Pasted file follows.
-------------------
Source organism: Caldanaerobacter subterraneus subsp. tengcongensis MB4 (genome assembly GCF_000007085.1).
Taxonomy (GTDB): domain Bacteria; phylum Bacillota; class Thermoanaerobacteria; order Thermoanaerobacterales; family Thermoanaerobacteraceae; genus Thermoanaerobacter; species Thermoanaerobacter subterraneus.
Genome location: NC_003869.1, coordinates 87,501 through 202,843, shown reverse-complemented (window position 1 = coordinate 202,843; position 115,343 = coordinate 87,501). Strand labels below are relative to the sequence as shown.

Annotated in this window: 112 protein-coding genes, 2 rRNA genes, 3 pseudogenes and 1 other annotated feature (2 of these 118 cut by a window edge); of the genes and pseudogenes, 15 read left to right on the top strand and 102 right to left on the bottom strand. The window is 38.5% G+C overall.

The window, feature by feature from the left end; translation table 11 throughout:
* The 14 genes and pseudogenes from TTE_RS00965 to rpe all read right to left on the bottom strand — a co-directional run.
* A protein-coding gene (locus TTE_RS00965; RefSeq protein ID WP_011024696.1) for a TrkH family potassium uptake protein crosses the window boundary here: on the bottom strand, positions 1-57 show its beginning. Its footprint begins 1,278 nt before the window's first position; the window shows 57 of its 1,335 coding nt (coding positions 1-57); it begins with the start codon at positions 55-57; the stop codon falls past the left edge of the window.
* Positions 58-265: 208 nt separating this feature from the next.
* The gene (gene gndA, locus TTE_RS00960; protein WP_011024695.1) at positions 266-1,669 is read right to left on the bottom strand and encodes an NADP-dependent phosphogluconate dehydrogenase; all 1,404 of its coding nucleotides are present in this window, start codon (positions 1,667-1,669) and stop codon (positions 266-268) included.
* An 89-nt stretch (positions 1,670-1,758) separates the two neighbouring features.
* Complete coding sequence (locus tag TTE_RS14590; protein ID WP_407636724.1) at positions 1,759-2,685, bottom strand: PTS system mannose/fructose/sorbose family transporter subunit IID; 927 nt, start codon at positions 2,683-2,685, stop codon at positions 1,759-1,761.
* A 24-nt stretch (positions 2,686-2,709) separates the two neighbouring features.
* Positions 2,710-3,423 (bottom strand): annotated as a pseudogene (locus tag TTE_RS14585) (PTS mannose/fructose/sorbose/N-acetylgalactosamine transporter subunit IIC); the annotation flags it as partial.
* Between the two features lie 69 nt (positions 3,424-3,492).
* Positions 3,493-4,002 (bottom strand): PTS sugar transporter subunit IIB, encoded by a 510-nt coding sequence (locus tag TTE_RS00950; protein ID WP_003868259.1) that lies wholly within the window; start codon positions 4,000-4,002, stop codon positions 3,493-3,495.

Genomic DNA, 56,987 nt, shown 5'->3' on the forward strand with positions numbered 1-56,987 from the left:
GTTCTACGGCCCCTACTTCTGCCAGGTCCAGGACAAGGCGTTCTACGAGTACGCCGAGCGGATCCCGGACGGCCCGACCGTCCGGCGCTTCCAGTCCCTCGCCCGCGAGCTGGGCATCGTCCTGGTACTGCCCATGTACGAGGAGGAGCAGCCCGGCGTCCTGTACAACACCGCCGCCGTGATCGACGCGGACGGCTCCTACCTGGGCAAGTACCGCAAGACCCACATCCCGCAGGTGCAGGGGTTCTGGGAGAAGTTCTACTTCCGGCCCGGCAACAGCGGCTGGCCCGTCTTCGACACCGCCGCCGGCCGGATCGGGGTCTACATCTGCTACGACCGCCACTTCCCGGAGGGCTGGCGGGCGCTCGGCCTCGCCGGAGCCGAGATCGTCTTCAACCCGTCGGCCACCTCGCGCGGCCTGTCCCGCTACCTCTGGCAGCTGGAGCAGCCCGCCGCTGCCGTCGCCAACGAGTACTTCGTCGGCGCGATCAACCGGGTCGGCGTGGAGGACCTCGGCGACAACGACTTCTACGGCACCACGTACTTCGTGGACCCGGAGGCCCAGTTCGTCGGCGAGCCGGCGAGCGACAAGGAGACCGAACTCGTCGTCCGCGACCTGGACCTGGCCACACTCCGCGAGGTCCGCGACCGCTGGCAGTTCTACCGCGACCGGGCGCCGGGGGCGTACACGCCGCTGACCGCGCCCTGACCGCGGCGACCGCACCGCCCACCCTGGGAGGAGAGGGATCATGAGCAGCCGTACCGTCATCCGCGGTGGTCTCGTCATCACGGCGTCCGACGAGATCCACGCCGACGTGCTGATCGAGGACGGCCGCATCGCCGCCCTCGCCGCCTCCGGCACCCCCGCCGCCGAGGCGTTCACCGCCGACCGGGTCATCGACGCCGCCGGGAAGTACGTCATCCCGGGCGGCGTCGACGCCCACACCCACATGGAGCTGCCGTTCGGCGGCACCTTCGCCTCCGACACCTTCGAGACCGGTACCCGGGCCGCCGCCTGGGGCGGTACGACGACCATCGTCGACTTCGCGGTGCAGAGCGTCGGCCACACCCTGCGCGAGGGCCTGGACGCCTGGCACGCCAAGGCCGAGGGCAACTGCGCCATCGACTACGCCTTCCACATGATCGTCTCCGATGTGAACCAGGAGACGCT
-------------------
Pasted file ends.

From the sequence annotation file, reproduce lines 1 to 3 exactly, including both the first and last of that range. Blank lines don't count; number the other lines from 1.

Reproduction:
Source organism: Caldanaerobacter subterraneus subsp. tengcongensis MB4 (genome assembly GCF_000007085.1).
Taxonomy (GTDB): domain Bacteria; phylum Bacillota; class Thermoanaerobacteria; order Thermoanaerobacterales; family Thermoanaerobacteraceae; genus Thermoanaerobacter; species Thermoanaerobacter subterraneus.
Genome location: NC_003869.1, coordinates 87,501 through 202,843, shown reverse-complemented (window position 1 = coordinate 202,843; position 115,343 = coordinate 87,501). Strand labels below are relative to the sequence as shown.